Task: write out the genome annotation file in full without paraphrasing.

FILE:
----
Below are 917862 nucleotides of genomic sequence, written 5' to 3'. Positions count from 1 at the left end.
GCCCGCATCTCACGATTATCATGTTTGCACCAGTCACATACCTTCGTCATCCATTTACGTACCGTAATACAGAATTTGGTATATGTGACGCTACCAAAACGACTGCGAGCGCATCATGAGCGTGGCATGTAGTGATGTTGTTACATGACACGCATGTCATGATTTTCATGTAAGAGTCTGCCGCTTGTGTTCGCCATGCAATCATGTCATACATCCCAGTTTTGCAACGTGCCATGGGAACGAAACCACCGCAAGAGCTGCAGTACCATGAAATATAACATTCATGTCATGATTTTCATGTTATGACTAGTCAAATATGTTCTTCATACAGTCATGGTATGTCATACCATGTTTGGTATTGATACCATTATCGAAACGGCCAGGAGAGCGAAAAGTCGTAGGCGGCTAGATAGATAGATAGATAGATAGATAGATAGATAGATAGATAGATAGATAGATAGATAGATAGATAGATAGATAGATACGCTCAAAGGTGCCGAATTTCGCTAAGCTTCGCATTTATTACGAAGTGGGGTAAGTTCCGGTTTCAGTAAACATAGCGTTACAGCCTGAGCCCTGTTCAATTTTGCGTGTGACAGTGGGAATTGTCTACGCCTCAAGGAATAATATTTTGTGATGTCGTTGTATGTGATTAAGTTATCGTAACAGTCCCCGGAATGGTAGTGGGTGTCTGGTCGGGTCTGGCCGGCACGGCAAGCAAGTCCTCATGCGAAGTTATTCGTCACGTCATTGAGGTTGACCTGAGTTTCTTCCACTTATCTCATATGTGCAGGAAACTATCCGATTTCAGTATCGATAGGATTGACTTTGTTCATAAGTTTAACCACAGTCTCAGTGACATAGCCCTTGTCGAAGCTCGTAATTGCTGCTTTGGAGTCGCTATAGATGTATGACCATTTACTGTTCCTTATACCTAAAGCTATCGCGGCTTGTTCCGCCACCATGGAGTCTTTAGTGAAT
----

Below are 917862 nucleotides of genomic sequence, written 5' to 3'. Positions count from 1 at the left end.
GCCCGCATCTCACGATTATCATGTTTGCACCAGTCACATACCTTCGTCATCCATTTACGTACCGTAATACAGAATTTGGTATATGTGACGCTACCAAAACGACTGCGAGCGCATCATGAGCGTGGCATGTAGTGATGTTGTTACATGACACGCATGTCATGATTTTCATGTAAGAGTCTGCCGCTTGTGTTCGCCATGCAATCATGTCATACATCCCAGTTTTGCAACGTGCCATGGGAACGAAACCACCGCAAGAGCTGCAGTACCATGAAATATAACATTCATGTCATGATTTTCATGTTATGACTAGTCAAATATGTTCTTCATACAGTCATGGTATGTCATACCATGTTTGGTATTGATACCATTATCGAAACGGCCAGGAGAGCGAAAAGTCGTAGGCGGCTAGATAGATAGATAGATAGATAGATAGATAGATAGATAGATAGATAGATAGATAGATAGATAGATAGATAGATAGATACGCTCAAAGGTGCCGAATTTCGCTAAGCTTCGCATTTATTACGAAGTGGGGTAAGTTCCGGTTTCAGTAAACATAGCGTTACAGCCTGAGCCCTGTTCAATTTTGCGTGTGACAGTGGGAATTGTCTACGCCTCAAGGAATAATATTTTGTGATGTCGTTGTATGTGATTAAGTTATCGTAACAGTCCCCGGAATGGTAGTGGGTGTCTGGTCGGGTCTGGCCGGCACGGCAAGCAAGTCCTCATGCGAAGTTATTCGTCACGTCATTGAGGTTGACCTGAGTTTCTTCCACTTATCTCATATGTGCAGGAAACTATCCGATTTCAGTATCGATAGGATTGACTTTGTTCATAAGTTTAACCACAGTCTCAGTGACATAGCCCTTGTCGAAGCTCGTAATTGCTGCTTTGGAGTCGCTATAGATGTATGACCATTTACTGTTCCTTATACCTAAAGCTATCGCGGCTTGTTCCGCCACCATGGAGTCTTTAGTGAAT